The 2013 BMW 3-Series is safe, fuel-efficient, and well-connected, yet it delivers the class-leading performance and handling that enthusiasts have come to expect.
The BMW 3-Series cars have grown as complex as the hardware wrapped in their sheetmetal bodies. BMW juggles a coupe, a convertible, and a sedan under the nameplate—though the sedan this year is a new model, while the two-doors ride under a last-generation architecture. There's some resolution next year when the 3-Series entails only sedans, wagons, and hatchbacks—and the new BMW 4-Series reigns over coupes and convertibles.
But today, the 2013 BMW 3-Series soldiers on as a paragon of the mid-size luxury class, a leader in handling and prestige, and a follower in infotainment. The four-doors continue to be a benchmark for performance across the board, though Cadillac's new ATS has intruded on that territory in a huge, deep way. The coupes and convertibles? They're still more status symbols than anything. As such, we'll focus here on the new sedan. (You can read our previous reviews of the 2011 BMW 3-Series for more on the two-door models.)
The 3-Series grew last year and added a host of tech features cribbed from the 5- and 7-Series. The smaller 3-Series keeps its list of powertrains, great agility and balance, and driver-centric feel that made it popular in the first place.
The sedans have an all turbo lineup now, with a turbo-4 or turbo-6 underhood. Most models can be equipped with a 6-speed manual transmission and deliver plenty of power down low in the range to ensure that there's no bad pick in the bunch.
The M3 continues to generate lusty thoughts from true driving enthusiasts with its special performance package, M Sport suspension, and upgraded brakes, plus a 414-hp, 4.0-liter V-8 engine and seven-speed double-clutch (or six-speed manual) transmission. Both the M3, as well as all the 2013 3-Series Coupe and Convertible models, are carried over in the previous-generation layout for the Coupe and Convertible (they won't follow the sedan until next year), so in those forms the 328i includes a 230-horsepower, 3.0-liter naturally aspirated six.
Most models of the 3-Series include driver-selectable modes for how the sedan, hatchback, or wagon behaves. Toggling between Eco Pro, Comfort, Sport, and Sport+ can alter the car's behavior, including throttle response, transmission shifts, and stability control. The 3-Series moved to an electric power assist rack for the current generation, that respectably replaces the great hydraulic setup from yesteryear in most circumstances. In any case, the 3er's electric power steering system doesn't disappoint—it loads and unloads nicely—while the eight-speed automatic transmission is quick to respond and covers a wide range for good highway fuel economy (up to 34 mpg on the highway with the 328i). Coupe and Convertible models make do just fine with a six-speed automatic. And as a breath of fresh air—and one you really expect from BMW—nearly all the models can be had with a manual gearbox. And xDrive all-wheel-drive versions have been added to the lineup this year.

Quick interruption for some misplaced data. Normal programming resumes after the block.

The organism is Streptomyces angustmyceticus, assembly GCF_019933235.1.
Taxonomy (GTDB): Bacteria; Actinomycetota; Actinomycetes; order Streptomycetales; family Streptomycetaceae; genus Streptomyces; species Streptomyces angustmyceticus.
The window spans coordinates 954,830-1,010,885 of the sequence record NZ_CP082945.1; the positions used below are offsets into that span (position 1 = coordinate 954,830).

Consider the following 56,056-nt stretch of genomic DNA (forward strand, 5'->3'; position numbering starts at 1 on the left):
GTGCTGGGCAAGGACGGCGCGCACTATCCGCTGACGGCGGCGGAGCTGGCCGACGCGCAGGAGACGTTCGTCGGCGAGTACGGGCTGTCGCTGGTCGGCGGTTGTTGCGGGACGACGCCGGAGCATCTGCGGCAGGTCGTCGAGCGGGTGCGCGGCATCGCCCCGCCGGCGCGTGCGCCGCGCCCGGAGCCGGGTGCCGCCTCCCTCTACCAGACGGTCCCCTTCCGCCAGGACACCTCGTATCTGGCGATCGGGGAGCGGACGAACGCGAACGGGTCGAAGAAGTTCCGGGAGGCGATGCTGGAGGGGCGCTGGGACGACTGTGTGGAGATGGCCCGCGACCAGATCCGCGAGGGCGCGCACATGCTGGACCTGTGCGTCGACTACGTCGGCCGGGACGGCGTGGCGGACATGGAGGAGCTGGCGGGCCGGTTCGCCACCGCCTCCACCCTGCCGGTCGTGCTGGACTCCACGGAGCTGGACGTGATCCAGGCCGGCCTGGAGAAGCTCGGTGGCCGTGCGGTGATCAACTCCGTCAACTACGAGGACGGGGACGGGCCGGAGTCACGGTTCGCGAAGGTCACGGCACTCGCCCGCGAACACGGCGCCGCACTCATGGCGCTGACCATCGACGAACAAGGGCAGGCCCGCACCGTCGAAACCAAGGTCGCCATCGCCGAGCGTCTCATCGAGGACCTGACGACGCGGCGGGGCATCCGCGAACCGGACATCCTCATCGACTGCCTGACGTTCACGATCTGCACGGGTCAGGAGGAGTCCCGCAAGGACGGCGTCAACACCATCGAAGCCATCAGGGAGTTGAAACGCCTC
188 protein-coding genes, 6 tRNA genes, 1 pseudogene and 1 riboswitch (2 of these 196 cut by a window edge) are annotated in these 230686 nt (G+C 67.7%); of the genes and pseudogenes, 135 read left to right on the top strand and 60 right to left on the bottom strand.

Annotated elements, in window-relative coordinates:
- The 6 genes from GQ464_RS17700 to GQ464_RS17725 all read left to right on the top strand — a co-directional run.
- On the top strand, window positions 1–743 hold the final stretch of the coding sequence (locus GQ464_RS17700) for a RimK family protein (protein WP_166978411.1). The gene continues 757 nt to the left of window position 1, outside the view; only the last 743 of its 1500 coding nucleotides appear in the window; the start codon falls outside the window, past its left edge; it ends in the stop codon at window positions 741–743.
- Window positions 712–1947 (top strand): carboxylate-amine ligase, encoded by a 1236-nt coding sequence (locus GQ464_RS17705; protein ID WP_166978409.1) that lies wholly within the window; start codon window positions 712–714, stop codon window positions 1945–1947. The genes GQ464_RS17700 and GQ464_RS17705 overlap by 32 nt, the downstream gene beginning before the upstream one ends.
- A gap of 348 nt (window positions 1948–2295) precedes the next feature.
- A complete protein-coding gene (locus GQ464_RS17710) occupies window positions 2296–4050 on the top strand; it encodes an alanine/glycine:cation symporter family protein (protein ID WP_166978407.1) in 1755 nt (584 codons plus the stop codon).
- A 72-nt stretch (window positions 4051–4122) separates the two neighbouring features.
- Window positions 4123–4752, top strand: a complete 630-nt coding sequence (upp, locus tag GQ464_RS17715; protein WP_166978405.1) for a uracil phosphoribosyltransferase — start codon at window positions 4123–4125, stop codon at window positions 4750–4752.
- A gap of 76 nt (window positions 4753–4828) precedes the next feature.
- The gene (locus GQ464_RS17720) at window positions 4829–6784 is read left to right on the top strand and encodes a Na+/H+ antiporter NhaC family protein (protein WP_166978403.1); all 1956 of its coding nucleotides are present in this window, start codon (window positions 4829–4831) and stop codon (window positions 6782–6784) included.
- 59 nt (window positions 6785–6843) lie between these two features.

The newer sedans are instantly recognizable as more contemporary with their larger greenhouse, more actively sculpted flanks, and wider front-end look. They're nearly four inches longer than the previous models, with two inches of extra wheelbase; about an inch of that goes to increased rear legroom, and that extra bit goes a long way. With better seat contouring and that added inch or two, it's now possible to fit adults in back, although taller occupants will still be splaying their knees and you won't want to subject adults to vast distances in the back seat. Front-seat riders have the best seats in the 3-Series thanks to comfortable seats that hold nearly every body type, thanks to a wide range of adjustability.
Across the lineup, you get the latest version of iDrive, which requires you to use a multi-way controller down on the center console to navigate menus for non-essential functions. It's much easier to intuit than earlier versions of the system, and we don't seeing it as a deal-breaker, yet you'll want to spend some time getting a tutorial at the dealership. BMW Apps integration lets you use your data connection to tap into some well integrated streaming music services—but it requires a $250 smartphone holder, and it's only compatible with versions of the iPhone.
The 3-Series has a long options sheet that can add luxury or high-tech features, for a price. The cold-weather package may be the most practical for northern state shoppers by adding heated front and rear seats, a heated steering wheel, and headlight washers. A head-up display relays useful information to the driver via the windshield. A parking assistance package adds a rearview and surround-view camera system for better maneuverability around the mall parking lot, and advanced safety features such as blind-spot monitors and lane-departure warning can add peace of mind. The available navigation system adds excellent 3-D maps.